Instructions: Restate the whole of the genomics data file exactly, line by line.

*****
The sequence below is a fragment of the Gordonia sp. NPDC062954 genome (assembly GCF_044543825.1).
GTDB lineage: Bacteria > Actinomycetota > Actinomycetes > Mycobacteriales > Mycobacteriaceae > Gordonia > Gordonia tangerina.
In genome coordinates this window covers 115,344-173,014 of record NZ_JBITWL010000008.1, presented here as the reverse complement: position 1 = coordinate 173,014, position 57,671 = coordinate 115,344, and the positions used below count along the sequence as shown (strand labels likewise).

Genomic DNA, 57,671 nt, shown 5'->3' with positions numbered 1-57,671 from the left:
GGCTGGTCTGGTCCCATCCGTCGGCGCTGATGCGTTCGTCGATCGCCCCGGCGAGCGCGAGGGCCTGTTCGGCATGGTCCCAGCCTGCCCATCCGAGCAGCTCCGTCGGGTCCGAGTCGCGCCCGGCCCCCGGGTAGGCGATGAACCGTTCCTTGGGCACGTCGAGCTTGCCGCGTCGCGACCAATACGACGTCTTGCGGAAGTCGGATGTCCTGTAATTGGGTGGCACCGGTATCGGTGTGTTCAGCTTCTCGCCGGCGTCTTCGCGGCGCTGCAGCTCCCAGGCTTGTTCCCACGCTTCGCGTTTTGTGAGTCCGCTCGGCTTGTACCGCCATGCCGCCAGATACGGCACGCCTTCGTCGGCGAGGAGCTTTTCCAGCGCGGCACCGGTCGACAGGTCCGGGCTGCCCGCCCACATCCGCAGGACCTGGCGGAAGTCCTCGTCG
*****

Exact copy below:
The sequence below is a fragment of the Gordonia sp. NPDC062954 genome (assembly GCF_044543825.1).
GTDB lineage: Bacteria > Actinomycetota > Actinomycetes > Mycobacteriales > Mycobacteriaceae > Gordonia > Gordonia tangerina.
In genome coordinates this window covers 115,344-173,014 of record NZ_JBITWL010000008.1, presented here as the reverse complement: position 1 = coordinate 173,014, position 57,671 = coordinate 115,344, and the positions used below count along the sequence as shown (strand labels likewise).

Genomic DNA, 57,671 nt, shown 5'->3' with positions numbered 1-57,671 from the left:
GGCTGGTCTGGTCCCATCCGTCGGCGCTGATGCGTTCGTCGATCGCCCCGGCGAGCGCGAGGGCCTGTTCGGCATGGTCCCAGCCTGCCCATCCGAGCAGCTCCGTCGGGTCCGAGTCGCGCCCGGCCCCCGGGTAGGCGATGAACCGTTCCTTGGGCACGTCGAGCTTGCCGCGTCGCGACCAATACGACGTCTTGCGGAAGTCGGATGTCCTGTAATTGGGTGGCACCGGTATCGGTGTGTTCAGCTTCTCGCCGGCGTCTTCGCGGCGCTGCAGCTCCCAGGCTTGTTCCCACGCTTCGCGTTTTGTGAGTCCGCTCGGCTTGTACCGCCATGCCGCCAGATACGGCACGCCTTCGTCGGCGAGGAGCTTTTCCAGCGCGGCACCGGTCGACAGGTCCGGGCTGCCCGCCCACATCCGCAGGACCTGGCGGAAGTCCTCGTCG